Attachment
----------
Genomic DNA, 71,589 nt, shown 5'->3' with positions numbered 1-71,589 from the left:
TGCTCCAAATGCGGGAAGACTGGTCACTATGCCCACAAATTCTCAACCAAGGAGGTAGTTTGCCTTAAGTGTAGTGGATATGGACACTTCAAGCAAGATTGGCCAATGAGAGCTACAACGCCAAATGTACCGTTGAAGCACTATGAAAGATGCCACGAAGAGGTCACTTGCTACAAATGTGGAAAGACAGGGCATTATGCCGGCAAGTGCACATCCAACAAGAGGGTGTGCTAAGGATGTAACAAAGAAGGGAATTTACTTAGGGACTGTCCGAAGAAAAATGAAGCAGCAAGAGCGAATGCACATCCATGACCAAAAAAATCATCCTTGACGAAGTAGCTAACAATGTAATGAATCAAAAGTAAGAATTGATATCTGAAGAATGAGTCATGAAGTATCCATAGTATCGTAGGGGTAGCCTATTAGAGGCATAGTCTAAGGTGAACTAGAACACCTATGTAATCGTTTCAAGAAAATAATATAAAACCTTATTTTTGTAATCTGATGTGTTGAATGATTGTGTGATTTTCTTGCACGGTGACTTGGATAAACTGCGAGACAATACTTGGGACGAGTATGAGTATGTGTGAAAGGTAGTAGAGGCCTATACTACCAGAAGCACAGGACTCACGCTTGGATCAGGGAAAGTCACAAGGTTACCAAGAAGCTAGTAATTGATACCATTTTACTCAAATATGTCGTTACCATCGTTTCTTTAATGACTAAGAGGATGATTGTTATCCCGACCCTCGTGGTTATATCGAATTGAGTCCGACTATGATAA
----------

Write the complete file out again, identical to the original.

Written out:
Genomic DNA, 71,589 nt, shown 5'->3' with positions numbered 1-71,589 from the left:
TGCTCCAAATGCGGGAAGACTGGTCACTATGCCCACAAATTCTCAACCAAGGAGGTAGTTTGCCTTAAGTGTAGTGGATATGGACACTTCAAGCAAGATTGGCCAATGAGAGCTACAACGCCAAATGTACCGTTGAAGCACTATGAAAGATGCCACGAAGAGGTCACTTGCTACAAATGTGGAAAGACAGGGCATTATGCCGGCAAGTGCACATCCAACAAGAGGGTGTGCTAAGGATGTAACAAAGAAGGGAATTTACTTAGGGACTGTCCGAAGAAAAATGAAGCAGCAAGAGCGAATGCACATCCATGACCAAAAAAATCATCCTTGACGAAGTAGCTAACAATGTAATGAATCAAAAGTAAGAATTGATATCTGAAGAATGAGTCATGAAGTATCCATAGTATCGTAGGGGTAGCCTATTAGAGGCATAGTCTAAGGTGAACTAGAACACCTATGTAATCGTTTCAAGAAAATAATATAAAACCTTATTTTTGTAATCTGATGTGTTGAATGATTGTGTGATTTTCTTGCACGGTGACTTGGATAAACTGCGAGACAATACTTGGGACGAGTATGAGTATGTGTGAAAGGTAGTAGAGGCCTATACTACCAGAAGCACAGGACTCACGCTTGGATCAGGGAAAGTCACAAGGTTACCAAGAAGCTAGTAATTGATACCATTTTACTCAAATATGTCGTTACCATCGTTTCTTTAATGACTAAGAGGATGATTGTTATCCCGACCCTCGTGGTTATATCGAATTGAGTCCGACTATGATAA